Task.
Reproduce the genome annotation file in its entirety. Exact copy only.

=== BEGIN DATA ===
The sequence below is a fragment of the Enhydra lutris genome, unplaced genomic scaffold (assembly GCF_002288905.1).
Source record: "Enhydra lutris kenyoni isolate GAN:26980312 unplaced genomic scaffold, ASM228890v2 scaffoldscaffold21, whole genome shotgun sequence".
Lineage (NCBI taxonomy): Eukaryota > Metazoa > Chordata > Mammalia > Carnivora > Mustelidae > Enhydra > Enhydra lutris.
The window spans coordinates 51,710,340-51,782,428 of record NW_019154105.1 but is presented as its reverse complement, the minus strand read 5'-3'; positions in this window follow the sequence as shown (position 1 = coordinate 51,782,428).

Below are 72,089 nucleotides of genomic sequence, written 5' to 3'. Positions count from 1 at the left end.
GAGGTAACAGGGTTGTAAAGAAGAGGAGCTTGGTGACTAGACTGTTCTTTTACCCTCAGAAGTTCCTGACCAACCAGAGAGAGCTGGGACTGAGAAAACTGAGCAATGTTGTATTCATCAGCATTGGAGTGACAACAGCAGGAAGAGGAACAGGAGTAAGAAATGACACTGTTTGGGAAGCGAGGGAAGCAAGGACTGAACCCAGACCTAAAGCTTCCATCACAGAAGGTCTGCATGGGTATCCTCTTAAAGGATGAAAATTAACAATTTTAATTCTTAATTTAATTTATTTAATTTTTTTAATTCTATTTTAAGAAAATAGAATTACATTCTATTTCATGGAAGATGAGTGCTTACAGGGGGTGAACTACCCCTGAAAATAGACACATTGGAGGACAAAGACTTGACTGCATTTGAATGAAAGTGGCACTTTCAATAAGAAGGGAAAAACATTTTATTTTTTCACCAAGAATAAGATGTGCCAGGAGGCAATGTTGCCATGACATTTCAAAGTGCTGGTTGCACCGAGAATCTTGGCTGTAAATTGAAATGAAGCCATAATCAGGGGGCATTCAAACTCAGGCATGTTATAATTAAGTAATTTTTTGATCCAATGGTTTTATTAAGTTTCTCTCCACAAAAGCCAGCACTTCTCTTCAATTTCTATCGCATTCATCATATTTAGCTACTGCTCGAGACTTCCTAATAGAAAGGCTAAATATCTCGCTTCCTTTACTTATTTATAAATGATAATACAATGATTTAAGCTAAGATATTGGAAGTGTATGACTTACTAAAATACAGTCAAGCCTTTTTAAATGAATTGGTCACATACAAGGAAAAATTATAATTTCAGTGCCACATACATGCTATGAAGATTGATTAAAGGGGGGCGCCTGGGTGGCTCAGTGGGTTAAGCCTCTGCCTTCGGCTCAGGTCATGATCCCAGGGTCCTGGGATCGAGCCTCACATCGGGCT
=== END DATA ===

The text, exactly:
The sequence below is a fragment of the Enhydra lutris genome, unplaced genomic scaffold (assembly GCF_002288905.1).
Source record: "Enhydra lutris kenyoni isolate GAN:26980312 unplaced genomic scaffold, ASM228890v2 scaffoldscaffold21, whole genome shotgun sequence".
Lineage (NCBI taxonomy): Eukaryota > Metazoa > Chordata > Mammalia > Carnivora > Mustelidae > Enhydra > Enhydra lutris.
The window spans coordinates 51,710,340-51,782,428 of record NW_019154105.1 but is presented as its reverse complement, the minus strand read 5'-3'; positions in this window follow the sequence as shown (position 1 = coordinate 51,782,428).

Below are 72,089 nucleotides of genomic sequence, written 5' to 3'. Positions count from 1 at the left end.
GAGGTAACAGGGTTGTAAAGAAGAGGAGCTTGGTGACTAGACTGTTCTTTTACCCTCAGAAGTTCCTGACCAACCAGAGAGAGCTGGGACTGAGAAAACTGAGCAATGTTGTATTCATCAGCATTGGAGTGACAACAGCAGGAAGAGGAACAGGAGTAAGAAATGACACTGTTTGGGAAGCGAGGGAAGCAAGGACTGAACCCAGACCTAAAGCTTCCATCACAGAAGGTCTGCATGGGTATCCTCTTAAAGGATGAAAATTAACAATTTTAATTCTTAATTTAATTTATTTAATTTTTTTAATTCTATTTTAAGAAAATAGAATTACATTCTATTTCATGGAAGATGAGTGCTTACAGGGGGTGAACTACCCCTGAAAATAGACACATTGGAGGACAAAGACTTGACTGCATTTGAATGAAAGTGGCACTTTCAATAAGAAGGGAAAAACATTTTATTTTTTCACCAAGAATAAGATGTGCCAGGAGGCAATGTTGCCATGACATTTCAAAGTGCTGGTTGCACCGAGAATCTTGGCTGTAAATTGAAATGAAGCCATAATCAGGGGGCATTCAAACTCAGGCATGTTATAATTAAGTAATTTTTTGATCCAATGGTTTTATTAAGTTTCTCTCCACAAAAGCCAGCACTTCTCTTCAATTTCTATCGCATTCATCATATTTAGCTACTGCTCGAGACTTCCTAATAGAAAGGCTAAATATCTCGCTTCCTTTACTTATTTATAAATGATAATACAATGATTTAAGCTAAGATATTGGAAGTGTATGACTTACTAAAATACAGTCAAGCCTTTTTAAATGAATTGGTCACATACAAGGAAAAATTATAATTTCAGTGCCACATACATGCTATGAAGATTGATTAAAGGGGGGCGCCTGGGTGGCTCAGTGGGTTAAGCCTCTGCCTTCGGCTCAGGTCATGATCCCAGGGTCCTGGGATCGAGCCTCACATCGGGCT